Angela is an amazing poet/writer whose book of poetry, Cleave, is now available for preorder.
She also has a breathtaking book trailer. Check it out!
Okay, enough gushing. Take it away Angela!
“Excuse me but, your roots are showing.”
For years I labored under the impression that writing poetry would help me with my prose, mostly because there is no better way to practice repetition, rhythm, and symbolism than to write poetry.
Unfortunately, there is also no better way to practice ignoring traditional rules like those of punctuation, capitalization, and basic sentence structure than to write poetry.
Don’t believe me?
Just read a little e. e. cummings.
For the duration of this blog post, I’m going to liken poets to brunettes and writers of prose to blonds. It is hard not to notice, at times, the abundance of blonds who have dark roots.
While poetry and prose can go hand in hand, it’s a true skill to incorporate the two. So I have divided my fellow poet novelists into two camps. (1) Those who use the structure, rhythm, and imagery of poems to tell a story, while leaving out the many layers of meaning inherent to poetry. (2) Those who write straight prose while using their poetic roots to enhance their novels.
In the first camp we have authors who have created and pioneered the verse novel, those like Sonya Sones and Lisa Schroeder, both of whom I admire and respect. And in the second camp we have poets who have turned to straight prose, but cannot hide their poetic roots. I have decided to highlight three of them.
In the “Handmaid’s Tale,” Ms. Atwood continually finds greater meaning in household routine—the taking of a bath, the covering of a canopy bed, even the sparseness of a handmaid’s room. She doesn’t use quotation marks (a sign of poetic license); her protagonist is introspective; and the ending is up for interpretation.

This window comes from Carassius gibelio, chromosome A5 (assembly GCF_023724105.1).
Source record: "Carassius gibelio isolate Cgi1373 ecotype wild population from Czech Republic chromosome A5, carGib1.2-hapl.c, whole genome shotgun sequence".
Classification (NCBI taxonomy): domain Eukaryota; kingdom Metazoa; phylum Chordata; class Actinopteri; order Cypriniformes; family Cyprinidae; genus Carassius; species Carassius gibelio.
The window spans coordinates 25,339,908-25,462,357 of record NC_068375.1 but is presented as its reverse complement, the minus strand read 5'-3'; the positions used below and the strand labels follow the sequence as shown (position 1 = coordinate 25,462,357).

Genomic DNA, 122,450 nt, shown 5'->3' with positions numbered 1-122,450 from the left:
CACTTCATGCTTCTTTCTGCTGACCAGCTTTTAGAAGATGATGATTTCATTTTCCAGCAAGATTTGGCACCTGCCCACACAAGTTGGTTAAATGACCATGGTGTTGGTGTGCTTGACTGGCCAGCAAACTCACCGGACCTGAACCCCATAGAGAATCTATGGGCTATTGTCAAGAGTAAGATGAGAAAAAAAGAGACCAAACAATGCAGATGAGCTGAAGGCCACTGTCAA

Though she writes in straight sentences and uses quotation marks, she isn’t afraid to use alliteration, or to repeat words for emphasis. Take this section from NEED:
“A noise escapes my lips—guttural, panicked, pathetic. I swallow, straighten. That is not how I am going to be. I am not going to die a wimp while waiting for the killer to get me. The snow plasters itself to the spruce trees. It touches my hair, coats my jacket and my pants, presses itself into my sneakers.” (p. 156)
Her use of alliterative words—panicked, pathetic—swallow, straighten—wimp while waiting, mixed with what she chooses to repeat, give her words a punch that other writers would be hard pressed to produce.
Laurie Halse Anderson
Because Ms. Anderson personifies feelings and uses down-to-earth pictures to create emotional context, much of her writing reads like poetry. This is a passage from Wintergirls that is one of my favorites:
“All of the badness boils under my skin, stingy ginger-ale bubbles fighting to breathe. I unbutton my jeans, sliding the zipper open one tooth at a time. I twist to the right and push down the elastic band of my underpants. . .
I inscribe three lines, hush hush hush, into my skin.” (p. 61)
Ironically, many novels which use poetic language are criticized by readers who believe this kind of writing gets in the way of the story. While I see their point, I don’t know that I’d want The Handmaid’s Tale, Need, or Wintergirls written in any other style. Poetic devices slow readers down and makes them think, and isn’t that what good books are meant to make us do?
Thank you Angela! (I think I'm in group 2. Though grouping me with the likes of Anderson, Jones and Atwood make me think there needs to be a group three--for the less goddess-like poet/writers out there!)